What Happens After Death?
The issue concerning whether the soul survives post-mortem is a complex topic not only in Wicca, but in all organized religions and personal paths. Certain religions have designated a locale for the good souls to enter after death, as well as one for the bad souls. Others have eliminated the negative aspect of the afterlife, and claimed that all souls enter the place humanity labels as heaven.
A Variety of Beliefs
Wicca does not have a definitive theory as to what happens to the human soul post-mortem. Like many other topics in the Wiccan faith, it is of greater value if the individual comes up with an idea for themselves, rather than adhere to a belief that others have created without truly understanding why that is. Some individuals may believe in the afterlife structures from ancient mythology. Others may believe in the idea of afterlife as created by the more modern Western religions, or reincarnation as established by various Eastern religions. Others may not believe in any sort of afterlife, may not be sure what happens after death (as who can truly be sure?), while others have formed a unique perspective. The point is, that regardless of your belief in the afterlife, this does not bar you from being a Wiccan.
Rites of Passage
The idea of a rite of passage for the deceased has been present since our early ancestors. In 1927, a group of archaeologists discovered a limestone hill possessing a cave within in the Chinese village of Choukoutien (Zhoukoudian), near Peking. Within the cave, fossil bones were discovered that were determined to be nearly a half of a million years old. This created much confusion as this time period constitutes a slightly before the development of Homo sapiens. At first, the species was classified simply as "Peking Man", but is now classified as Homo erectus - Homo sapiens direct predecessors. Not only were the deceased of this hunting community brought to a cave, but there also exists proof that a burial had taken place. While weather conditions and scavenging animals would quickly dispose of an exposed body, these ancient cavemen thought it necessary to prevent this from happening.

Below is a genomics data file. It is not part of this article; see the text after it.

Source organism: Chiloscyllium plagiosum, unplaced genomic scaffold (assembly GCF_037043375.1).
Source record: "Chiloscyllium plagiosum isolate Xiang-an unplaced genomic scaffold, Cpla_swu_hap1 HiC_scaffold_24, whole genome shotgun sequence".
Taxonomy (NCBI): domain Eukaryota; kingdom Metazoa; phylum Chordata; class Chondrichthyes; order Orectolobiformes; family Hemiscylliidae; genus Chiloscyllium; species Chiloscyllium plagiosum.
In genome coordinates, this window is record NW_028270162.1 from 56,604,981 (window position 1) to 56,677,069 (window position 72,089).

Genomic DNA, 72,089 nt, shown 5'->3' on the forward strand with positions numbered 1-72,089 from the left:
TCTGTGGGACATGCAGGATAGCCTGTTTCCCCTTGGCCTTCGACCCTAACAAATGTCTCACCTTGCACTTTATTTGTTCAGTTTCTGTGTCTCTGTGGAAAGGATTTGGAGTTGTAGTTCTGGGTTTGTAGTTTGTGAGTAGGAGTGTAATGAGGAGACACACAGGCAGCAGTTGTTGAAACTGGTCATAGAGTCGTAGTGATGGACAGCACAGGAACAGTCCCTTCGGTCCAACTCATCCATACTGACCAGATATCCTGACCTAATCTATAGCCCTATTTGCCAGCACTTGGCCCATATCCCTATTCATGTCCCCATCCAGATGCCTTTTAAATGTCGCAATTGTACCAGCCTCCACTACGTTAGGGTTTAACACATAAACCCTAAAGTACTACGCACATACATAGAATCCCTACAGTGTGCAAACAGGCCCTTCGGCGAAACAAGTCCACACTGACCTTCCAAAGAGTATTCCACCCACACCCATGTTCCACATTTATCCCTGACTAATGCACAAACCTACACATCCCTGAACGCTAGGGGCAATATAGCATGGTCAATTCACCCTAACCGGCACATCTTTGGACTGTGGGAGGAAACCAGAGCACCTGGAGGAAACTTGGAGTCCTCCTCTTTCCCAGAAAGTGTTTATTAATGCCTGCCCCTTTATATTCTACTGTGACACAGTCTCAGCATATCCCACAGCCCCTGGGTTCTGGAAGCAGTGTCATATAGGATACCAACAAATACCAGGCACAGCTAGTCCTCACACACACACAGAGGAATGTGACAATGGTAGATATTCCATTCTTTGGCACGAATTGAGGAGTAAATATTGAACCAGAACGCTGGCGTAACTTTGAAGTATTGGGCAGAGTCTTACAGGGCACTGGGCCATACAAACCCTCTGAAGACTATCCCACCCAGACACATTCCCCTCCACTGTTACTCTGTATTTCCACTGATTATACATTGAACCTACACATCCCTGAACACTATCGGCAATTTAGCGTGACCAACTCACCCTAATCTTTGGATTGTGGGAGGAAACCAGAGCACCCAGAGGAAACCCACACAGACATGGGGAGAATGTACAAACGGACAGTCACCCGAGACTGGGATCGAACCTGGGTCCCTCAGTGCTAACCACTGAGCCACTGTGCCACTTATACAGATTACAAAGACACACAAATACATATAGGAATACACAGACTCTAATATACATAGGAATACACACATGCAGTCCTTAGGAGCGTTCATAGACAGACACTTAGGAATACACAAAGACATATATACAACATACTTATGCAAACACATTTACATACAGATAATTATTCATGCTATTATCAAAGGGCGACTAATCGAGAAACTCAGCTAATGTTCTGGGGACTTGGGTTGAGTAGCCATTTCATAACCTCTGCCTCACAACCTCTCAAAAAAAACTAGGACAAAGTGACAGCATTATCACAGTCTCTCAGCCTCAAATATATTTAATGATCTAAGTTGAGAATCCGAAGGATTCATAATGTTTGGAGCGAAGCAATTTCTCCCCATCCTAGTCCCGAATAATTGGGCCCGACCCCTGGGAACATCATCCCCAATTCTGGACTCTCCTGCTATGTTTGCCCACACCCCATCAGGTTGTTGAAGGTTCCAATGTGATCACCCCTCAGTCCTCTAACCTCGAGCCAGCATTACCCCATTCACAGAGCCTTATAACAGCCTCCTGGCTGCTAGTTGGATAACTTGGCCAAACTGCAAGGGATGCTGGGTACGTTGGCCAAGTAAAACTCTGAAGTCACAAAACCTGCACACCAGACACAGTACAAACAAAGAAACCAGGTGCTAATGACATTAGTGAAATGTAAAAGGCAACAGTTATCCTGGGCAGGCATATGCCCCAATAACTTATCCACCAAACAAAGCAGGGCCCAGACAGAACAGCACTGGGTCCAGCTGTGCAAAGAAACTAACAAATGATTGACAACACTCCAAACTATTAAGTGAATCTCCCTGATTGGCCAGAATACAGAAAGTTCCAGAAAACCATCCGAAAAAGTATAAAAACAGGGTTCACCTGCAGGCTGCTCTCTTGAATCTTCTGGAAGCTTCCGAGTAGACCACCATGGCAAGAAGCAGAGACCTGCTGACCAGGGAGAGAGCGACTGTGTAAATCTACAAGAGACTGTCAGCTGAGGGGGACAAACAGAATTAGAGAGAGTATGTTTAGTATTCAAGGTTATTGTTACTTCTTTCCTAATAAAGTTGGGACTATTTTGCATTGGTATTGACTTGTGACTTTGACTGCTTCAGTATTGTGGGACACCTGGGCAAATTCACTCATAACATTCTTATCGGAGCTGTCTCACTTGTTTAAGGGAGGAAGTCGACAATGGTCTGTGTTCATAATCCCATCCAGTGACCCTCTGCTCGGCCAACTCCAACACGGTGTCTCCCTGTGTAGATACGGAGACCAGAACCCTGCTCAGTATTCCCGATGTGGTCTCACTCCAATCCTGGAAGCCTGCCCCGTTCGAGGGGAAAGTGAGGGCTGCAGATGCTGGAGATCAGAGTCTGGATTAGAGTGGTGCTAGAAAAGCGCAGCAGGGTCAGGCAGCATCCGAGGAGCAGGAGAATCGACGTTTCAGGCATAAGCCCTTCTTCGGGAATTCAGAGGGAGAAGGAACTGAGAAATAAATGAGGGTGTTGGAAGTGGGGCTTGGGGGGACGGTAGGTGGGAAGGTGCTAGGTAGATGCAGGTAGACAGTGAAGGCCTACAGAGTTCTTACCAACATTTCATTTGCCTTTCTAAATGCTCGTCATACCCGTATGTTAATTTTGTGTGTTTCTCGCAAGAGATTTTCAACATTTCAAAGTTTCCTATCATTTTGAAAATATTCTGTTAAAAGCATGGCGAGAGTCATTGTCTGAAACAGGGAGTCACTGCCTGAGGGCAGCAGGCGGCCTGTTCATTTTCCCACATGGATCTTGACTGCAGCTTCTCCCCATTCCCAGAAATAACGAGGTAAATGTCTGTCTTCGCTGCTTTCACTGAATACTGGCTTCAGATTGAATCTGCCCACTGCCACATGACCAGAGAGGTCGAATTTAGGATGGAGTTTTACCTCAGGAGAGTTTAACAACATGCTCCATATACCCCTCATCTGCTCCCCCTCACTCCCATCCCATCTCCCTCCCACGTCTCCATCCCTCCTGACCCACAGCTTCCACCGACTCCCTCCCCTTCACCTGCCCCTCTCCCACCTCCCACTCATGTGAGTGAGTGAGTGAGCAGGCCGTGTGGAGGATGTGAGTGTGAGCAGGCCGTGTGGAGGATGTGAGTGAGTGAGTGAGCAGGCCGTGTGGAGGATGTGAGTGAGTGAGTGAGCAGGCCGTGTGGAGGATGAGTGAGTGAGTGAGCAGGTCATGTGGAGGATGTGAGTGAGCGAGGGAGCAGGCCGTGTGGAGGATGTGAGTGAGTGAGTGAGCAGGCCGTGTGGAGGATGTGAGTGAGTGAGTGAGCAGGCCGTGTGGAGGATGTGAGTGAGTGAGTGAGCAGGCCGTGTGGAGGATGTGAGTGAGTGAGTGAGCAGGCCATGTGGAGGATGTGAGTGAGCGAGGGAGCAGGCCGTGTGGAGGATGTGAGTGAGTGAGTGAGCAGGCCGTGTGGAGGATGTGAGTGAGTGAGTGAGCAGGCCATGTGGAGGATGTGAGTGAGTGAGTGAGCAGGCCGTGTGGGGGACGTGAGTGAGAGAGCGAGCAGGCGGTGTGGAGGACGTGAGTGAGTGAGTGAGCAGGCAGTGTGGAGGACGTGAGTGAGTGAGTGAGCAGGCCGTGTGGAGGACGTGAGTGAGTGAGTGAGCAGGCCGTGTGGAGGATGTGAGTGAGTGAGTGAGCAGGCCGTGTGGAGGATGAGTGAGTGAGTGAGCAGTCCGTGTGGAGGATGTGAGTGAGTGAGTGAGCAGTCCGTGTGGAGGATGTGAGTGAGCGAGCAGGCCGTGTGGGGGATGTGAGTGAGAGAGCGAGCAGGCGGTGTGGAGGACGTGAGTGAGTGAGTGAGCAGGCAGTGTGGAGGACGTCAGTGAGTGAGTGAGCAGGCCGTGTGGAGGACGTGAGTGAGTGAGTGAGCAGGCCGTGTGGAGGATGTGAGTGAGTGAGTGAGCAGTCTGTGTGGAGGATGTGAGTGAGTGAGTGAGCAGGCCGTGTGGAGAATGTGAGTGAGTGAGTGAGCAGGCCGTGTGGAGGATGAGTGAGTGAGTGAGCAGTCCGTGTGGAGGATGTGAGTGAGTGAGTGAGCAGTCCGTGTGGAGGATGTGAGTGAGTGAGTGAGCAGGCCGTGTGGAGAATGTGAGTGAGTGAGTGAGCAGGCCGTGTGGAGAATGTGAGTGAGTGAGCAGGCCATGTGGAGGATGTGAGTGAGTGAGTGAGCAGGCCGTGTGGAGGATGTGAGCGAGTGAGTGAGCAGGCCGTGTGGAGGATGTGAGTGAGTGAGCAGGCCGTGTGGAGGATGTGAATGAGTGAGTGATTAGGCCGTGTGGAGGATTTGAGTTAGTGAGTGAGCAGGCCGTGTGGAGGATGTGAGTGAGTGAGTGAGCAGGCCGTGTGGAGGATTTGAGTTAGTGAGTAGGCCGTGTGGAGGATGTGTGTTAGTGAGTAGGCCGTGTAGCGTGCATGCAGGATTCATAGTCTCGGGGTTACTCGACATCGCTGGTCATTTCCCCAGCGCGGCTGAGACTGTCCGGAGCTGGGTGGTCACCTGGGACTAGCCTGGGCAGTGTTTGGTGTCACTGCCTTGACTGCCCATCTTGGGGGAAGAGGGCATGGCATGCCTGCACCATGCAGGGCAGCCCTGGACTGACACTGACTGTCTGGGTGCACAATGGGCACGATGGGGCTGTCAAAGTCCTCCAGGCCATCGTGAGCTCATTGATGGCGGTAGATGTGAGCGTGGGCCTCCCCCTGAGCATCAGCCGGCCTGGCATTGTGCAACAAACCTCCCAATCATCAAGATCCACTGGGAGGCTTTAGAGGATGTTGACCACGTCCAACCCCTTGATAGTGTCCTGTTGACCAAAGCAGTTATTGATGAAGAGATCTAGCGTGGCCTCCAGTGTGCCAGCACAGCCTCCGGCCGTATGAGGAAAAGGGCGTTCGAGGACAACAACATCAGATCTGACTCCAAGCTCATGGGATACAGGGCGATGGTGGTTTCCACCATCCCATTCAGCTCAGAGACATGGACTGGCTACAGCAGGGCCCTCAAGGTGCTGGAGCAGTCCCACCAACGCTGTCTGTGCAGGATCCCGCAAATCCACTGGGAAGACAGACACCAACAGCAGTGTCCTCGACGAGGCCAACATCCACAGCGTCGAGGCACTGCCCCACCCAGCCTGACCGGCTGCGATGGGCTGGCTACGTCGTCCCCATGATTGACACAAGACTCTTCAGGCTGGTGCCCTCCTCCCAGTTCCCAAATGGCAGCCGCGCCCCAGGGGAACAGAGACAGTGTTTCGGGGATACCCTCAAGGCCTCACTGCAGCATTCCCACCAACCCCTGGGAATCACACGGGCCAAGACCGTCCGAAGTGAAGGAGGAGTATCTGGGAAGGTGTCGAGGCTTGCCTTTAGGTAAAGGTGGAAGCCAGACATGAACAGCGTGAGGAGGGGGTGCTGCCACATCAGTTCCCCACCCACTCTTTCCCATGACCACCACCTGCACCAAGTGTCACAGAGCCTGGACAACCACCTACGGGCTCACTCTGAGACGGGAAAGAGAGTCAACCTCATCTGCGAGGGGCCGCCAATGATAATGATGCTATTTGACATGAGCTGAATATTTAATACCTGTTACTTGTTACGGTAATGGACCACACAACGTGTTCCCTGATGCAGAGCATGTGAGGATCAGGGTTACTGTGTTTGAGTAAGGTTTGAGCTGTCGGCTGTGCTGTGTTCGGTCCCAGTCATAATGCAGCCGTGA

Why? This was certainly not performed for hygienic reasons, though there are a variety of possible alternative answers - which one is correct, we may never be sure. Perhaps it was to keep the body intact for reasons of the afterlife, resurrection, or immortality. Perhaps it was simply inspired by a dream. Nevertheless, to carry out these rites of passage for the deceased surely demonstrates appreciation for those who have passed on from this world.
In ancient mythologies, there has been a designated location for the deceased. Some cultures called it the Underworld, others the Otherworld. The Egyptian Book of the Dead refers to it as Amanti. Wiccans generally refer to it as the Summerlands, because surely eternal summer would prevail here. However, the most common belief among Wiccans regarding the afterlife involves reincarnation. Similar to the Hindu notion, after an individual dies the soul is transformed into either a more or less advanced species in the next life for the lessons that soul has learned or the lack thereof. There is also a movement led by Raymond Buckland that supports reincarnation, but states that the soul is repeatedly placed within the same species until they have truly learned the necessary lessons, and are thus liberated from the life-cycle into the Summerlands.